Deutsche Bank Chairman Says Size Matters Amid Merger Talks

(Bloomberg) -- For Paul Achleitner, a bigger bank is a better one.

The chairman of Deutsche Bank AG’s supervisory board should know. He’s the most senior official at Germany’s largest bank, which is now figuring out whether or not to merge with rival Commerzbank AG to form what some think could be a Germany ‘national champion.’

The problem for European banks is “perhaps not ‘too big to fail’ but ‘too small to scale’,” Achleitner said at a conference in Vaduz, Liechtenstein on Wednesday, adding that in the finance industry “size matters.” He declined to comment on the merger specifically, saying that it will update investors on the deal by the time it reports first quarter results.

Germany’s largest lender has been in formal talks about a tie-up with the country’s second-biggest bank for the past ten days. The talks are focused on areas including cost cuts and where to make them, balance sheet risks and job losses, people familiar have said.

“We will have to see if Deutsche Bank can contribute to consolidation in banking,” Achleitner said on Wednesday.

The prospect of a merger between the two banks, which failed for years to achieve acceptable levels of profitability, is dividing opinion. Proponents say that cost cutting and the increased scale of a combined bank could help overcome the problem. Critics point to massive execution risks and say that the banks’ weakened state means they’re unfit to go through yet another large-scale restructuring.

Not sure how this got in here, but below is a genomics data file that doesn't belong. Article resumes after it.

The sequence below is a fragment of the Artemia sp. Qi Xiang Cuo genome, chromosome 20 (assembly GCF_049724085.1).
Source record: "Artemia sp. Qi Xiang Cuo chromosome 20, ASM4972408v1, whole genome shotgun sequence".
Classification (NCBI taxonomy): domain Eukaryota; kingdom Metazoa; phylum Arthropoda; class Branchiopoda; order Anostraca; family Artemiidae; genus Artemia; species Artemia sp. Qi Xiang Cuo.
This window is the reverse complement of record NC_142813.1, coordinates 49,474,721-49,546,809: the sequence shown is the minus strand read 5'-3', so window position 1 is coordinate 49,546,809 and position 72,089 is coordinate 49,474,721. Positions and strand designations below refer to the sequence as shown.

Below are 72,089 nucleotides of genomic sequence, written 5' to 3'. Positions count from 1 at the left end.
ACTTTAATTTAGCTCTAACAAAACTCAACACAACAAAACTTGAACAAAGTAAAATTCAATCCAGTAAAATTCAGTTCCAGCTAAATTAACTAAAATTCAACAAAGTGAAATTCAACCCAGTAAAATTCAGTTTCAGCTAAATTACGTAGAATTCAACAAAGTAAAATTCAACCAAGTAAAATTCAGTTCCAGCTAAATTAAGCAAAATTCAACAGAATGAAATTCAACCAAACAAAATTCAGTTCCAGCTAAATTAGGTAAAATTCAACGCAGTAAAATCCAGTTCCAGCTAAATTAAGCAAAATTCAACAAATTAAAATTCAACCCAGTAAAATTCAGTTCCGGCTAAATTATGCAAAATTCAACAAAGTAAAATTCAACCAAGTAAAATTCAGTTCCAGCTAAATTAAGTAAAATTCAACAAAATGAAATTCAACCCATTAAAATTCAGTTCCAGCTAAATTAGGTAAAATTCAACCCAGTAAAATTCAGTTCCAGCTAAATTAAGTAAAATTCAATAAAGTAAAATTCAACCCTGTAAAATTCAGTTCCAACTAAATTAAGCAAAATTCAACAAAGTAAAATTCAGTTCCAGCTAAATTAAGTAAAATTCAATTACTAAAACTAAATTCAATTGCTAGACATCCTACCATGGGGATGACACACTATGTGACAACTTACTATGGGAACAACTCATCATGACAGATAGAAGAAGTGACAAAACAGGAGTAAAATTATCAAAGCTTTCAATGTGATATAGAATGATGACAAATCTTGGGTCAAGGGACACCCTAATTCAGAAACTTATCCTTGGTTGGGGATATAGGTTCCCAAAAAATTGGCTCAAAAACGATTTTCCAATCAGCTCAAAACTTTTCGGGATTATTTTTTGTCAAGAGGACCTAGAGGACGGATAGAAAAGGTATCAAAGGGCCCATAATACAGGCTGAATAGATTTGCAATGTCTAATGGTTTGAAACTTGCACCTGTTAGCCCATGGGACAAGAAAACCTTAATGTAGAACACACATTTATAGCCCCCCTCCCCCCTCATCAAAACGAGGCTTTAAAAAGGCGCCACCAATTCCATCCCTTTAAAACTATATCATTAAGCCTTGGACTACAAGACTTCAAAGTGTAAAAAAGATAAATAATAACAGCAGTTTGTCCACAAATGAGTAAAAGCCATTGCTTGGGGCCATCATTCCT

Funding Costs

Reduced funding costs for Deutsche Bank could be another benefit as the new entity would have a larger pool of bank deposits that it could use to fund its other activities, according to analysts. The elevated price the lender needs to pay investors to buy its bonds as well as the risk of a downgrade of its credit rating to sub-investment grade are particular sources of concern for Achleitner, people familiar with the matter have said.

The German Finance Ministry is widely seen as a driving force behind the deal to create a more stable bank that can continue to provide credit to the country’s export sector in a potential downturn. But Achleitner said in Liechtenstein that Finance Minister Olaf Scholz never applied pressure “in any way or form” on him or Deutsche Bank’s management board.

Achleitner has been chairman of Deutsche Bank for almost seven years and the lender’s stock price has declined almost 70 percent over that period. Critics of his tenure say he’s at least partly responsible for the bank’s several botched turnaround efforts. Achleitner’s response has been that it’s the duty of the management board -- and not of the supervisory board -- to set the company’s strategy.

The banks’ management boards will make the decision whether or not to go ahead with the merger though the supervisory board will “assist” them, Achleitner said.

As chairman, one of Achleitner’s responsibility is to liaise with the bank’s shareholders. The biggest of them, several members of the Qatari royal family, are wary of the merger with Commerzbank while the fourth biggest, the private equity firm Cerberus, is in favor, people familiar with the matter have said.

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